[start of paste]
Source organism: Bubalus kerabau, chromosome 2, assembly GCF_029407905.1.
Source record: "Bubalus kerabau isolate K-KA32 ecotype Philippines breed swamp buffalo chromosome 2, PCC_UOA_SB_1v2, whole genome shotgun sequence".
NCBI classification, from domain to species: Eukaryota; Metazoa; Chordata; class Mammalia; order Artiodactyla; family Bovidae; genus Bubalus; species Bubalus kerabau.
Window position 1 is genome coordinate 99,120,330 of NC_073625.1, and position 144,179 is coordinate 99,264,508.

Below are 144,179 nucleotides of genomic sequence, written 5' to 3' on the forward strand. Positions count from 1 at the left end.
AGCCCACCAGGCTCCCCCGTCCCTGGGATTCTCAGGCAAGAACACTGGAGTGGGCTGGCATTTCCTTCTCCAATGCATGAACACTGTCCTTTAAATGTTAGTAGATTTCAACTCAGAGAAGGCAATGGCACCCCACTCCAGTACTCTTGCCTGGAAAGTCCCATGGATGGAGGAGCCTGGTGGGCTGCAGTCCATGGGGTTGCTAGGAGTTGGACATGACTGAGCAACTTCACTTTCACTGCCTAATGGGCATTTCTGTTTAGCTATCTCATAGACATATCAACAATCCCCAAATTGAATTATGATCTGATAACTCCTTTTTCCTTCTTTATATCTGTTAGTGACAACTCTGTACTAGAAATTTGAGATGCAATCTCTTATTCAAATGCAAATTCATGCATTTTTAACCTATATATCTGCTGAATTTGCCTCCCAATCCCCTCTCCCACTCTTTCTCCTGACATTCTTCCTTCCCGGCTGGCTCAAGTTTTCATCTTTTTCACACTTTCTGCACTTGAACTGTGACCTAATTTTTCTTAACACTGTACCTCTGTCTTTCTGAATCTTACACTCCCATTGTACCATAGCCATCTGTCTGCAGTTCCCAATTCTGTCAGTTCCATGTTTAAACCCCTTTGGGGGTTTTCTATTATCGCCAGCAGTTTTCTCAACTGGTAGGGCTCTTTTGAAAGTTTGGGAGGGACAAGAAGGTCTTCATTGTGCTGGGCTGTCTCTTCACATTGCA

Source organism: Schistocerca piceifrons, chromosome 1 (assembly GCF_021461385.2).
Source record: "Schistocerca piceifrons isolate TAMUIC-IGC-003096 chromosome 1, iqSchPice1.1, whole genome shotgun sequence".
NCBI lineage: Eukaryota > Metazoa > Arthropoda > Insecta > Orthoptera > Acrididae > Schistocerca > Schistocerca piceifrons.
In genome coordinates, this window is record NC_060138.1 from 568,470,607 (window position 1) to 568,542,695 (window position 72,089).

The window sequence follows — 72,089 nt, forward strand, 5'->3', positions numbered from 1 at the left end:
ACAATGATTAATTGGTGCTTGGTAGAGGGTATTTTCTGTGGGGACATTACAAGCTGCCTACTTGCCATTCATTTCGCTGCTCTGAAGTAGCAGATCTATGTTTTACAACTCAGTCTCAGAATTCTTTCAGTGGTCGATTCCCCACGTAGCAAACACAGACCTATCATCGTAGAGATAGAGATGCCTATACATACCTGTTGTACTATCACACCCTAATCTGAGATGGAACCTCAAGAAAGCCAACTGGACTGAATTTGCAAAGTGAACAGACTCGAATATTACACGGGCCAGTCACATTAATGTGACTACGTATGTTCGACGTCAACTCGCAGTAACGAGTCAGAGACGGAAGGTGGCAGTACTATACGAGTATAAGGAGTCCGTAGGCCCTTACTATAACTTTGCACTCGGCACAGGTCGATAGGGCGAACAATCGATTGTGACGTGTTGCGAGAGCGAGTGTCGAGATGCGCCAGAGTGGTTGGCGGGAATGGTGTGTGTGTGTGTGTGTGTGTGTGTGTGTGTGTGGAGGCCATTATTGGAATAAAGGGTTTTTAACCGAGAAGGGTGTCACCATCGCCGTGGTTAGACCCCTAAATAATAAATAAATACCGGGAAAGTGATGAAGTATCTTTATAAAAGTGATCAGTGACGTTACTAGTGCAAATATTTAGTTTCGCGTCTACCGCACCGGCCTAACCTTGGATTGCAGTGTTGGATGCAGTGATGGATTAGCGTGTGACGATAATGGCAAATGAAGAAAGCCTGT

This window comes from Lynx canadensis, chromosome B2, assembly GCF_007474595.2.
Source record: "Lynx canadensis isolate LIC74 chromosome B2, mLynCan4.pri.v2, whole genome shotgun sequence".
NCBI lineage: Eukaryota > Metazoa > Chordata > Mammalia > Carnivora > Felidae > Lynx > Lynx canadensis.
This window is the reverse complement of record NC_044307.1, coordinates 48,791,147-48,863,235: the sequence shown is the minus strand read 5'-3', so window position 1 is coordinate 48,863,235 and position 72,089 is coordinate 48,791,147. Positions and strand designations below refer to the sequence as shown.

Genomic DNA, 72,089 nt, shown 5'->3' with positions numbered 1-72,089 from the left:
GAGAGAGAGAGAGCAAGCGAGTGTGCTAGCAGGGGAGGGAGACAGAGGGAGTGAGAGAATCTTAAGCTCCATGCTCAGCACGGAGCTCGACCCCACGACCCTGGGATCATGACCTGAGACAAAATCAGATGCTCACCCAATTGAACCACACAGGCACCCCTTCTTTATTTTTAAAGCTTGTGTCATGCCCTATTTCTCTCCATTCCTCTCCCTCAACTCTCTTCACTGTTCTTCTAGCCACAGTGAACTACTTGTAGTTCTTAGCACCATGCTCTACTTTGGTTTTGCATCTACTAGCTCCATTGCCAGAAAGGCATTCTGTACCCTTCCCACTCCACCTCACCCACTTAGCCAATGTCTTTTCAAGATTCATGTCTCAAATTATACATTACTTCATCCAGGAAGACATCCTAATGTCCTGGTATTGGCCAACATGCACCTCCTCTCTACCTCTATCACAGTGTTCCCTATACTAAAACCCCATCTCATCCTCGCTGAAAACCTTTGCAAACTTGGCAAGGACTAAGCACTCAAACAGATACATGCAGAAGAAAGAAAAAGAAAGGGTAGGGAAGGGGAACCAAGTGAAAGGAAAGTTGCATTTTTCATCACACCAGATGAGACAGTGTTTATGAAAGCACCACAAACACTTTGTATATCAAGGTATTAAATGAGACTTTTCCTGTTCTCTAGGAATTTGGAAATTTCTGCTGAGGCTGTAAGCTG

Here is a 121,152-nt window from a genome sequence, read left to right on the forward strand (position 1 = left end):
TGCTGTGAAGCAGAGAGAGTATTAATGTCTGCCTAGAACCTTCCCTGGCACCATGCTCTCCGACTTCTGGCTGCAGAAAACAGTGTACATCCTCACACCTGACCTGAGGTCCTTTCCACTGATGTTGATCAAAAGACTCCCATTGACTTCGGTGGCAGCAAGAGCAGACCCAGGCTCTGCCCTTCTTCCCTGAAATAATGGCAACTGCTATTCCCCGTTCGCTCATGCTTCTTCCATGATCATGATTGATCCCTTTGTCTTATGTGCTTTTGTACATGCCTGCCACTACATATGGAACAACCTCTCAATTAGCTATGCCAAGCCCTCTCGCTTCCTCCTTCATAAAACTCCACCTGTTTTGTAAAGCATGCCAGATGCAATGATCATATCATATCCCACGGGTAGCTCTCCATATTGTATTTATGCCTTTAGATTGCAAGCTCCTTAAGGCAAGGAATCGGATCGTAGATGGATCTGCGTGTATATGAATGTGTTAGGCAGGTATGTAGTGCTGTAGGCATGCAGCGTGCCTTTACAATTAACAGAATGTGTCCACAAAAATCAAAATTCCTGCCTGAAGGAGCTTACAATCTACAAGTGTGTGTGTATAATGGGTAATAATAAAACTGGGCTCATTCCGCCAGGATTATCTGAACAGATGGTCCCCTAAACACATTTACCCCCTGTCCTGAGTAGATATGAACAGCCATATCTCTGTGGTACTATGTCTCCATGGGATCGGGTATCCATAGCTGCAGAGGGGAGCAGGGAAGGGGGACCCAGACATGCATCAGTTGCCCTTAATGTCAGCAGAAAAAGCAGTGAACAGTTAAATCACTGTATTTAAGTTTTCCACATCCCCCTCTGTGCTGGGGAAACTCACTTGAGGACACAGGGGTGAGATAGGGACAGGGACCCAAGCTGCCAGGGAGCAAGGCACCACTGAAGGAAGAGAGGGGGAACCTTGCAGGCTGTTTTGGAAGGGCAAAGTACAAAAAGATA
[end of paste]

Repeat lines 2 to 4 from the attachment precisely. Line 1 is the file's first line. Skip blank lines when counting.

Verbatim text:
Source record: "Bubalus kerabau isolate K-KA32 ecotype Philippines breed swamp buffalo chromosome 2, PCC_UOA_SB_1v2, whole genome shotgun sequence".
NCBI classification, from domain to species: Eukaryota; Metazoa; Chordata; class Mammalia; order Artiodactyla; family Bovidae; genus Bubalus; species Bubalus kerabau.
Window position 1 is genome coordinate 99,120,330 of NC_073625.1, and position 144,179 is coordinate 99,264,508.